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Cathy Nisha John
University of the Western Cape, South Africa
Scientific Tracks Abstracts: J Antivir Antiretrovir
Retroviruses belong to the Retroviridae family, involving a group of single-stranded RNA viruses. The RNA virus invades a host cell, releases a reverse transcriptase enzyme and enables the cell to make a pro-viral DNA which gets integrated into host DNA. They can cause serious diseases in humans including tumors, autoimmune diseases, rare anemia and syndromes affecting the immune system of the host cell. Transmission of retroviral diseases is mainly through unprotected sexual contact, contaminated blood exposure or by vertical transmission from mother to child during pregnancy or childbirth. Human Immuno-deficiency virus (HIV) is a retrovirus attacking the immune system of human body, advancing into Acquired Immune Deficiency Syndrome (AIDS). The gradual deterioration of the immune system would compromise the host defense in the dento-gingival region. Certain ulcers or erosions of oral and/or genital mucosa, gingivitis or periodontitis and other oral opportunistic infections increase the risk of HIV acquisition by oral-genital contacts. Based on the data released by WHO, Sub-Saharan Africa is the most affected region, with approximately 24.7 million people living with HIV. Almost 5 million people are HIV infected in South-East Asia. Other retrovirus related human diseases are human T-lymphotropic virus type 1 (HTLV-1) and human T-lymphotropic virus type 2 (HTLV-II). About 2 to 5 percent of HTLV1 infected patients develops ATLL (Adult T-cell leukemia/lymphoma). Africa and East & Central Asia are probably the largest endemic areas for HTLV-1. HTLV1 decreases saliva production resulting in dental infections. The discussion implies on the impact of retroviral diseases on oral diseases.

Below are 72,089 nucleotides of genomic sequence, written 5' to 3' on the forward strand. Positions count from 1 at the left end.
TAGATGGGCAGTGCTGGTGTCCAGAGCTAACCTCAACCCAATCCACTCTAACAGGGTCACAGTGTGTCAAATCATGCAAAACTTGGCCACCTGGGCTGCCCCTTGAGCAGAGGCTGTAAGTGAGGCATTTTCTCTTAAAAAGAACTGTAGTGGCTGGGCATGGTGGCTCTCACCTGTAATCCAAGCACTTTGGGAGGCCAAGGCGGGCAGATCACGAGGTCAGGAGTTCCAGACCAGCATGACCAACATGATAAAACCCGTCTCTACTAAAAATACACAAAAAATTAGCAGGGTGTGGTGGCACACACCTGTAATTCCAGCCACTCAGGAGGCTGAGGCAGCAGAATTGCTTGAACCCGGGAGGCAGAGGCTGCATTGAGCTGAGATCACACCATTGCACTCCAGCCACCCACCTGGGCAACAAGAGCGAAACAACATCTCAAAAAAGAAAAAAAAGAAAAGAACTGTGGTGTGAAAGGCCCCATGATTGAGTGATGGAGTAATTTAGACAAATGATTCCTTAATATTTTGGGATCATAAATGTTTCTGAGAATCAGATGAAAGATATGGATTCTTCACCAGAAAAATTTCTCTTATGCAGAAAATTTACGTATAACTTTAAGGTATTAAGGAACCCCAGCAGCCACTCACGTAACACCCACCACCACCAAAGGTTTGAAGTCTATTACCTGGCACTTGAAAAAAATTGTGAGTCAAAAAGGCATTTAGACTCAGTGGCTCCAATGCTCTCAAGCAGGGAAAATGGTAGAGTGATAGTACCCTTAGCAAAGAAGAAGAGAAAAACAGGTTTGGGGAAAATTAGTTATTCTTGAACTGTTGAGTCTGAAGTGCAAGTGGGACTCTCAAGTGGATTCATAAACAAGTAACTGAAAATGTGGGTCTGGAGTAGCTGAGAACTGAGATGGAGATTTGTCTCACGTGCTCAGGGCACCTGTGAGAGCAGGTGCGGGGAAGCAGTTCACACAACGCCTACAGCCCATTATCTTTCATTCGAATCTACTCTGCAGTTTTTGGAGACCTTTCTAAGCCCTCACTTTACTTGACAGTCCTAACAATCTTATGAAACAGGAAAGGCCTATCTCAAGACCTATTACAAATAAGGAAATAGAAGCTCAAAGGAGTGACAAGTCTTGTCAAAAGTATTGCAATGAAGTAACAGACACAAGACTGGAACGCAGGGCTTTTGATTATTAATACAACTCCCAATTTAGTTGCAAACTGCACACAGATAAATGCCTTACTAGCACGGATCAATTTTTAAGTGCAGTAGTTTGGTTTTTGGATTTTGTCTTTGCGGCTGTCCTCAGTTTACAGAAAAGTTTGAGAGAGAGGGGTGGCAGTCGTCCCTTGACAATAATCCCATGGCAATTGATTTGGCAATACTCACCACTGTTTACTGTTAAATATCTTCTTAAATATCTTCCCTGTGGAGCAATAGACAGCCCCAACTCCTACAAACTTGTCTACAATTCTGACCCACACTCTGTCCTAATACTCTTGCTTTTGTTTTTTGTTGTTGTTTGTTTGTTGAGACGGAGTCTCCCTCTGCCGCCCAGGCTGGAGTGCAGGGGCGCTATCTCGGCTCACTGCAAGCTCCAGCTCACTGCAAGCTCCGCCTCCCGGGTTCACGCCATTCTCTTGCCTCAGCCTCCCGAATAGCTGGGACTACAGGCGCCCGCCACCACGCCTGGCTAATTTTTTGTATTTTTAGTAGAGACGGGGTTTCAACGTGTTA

Cathy Nisha John has completed her BDS, from Rajiv Gandhi University of Health Sciences, India. She completed her diploma in Cosmetic Dentistry in 2009 and has achieved a Master’s degree in Periodontics in 2012, from the University of the Western Cape, South Africa. She has 3 publications to her credit including an abstract in reputed journals. She has presented her papers in several international conferences. At present, she is working in a private hospital in the Sultanate of Oman. She is still keen on extending her research in various infectious diseases.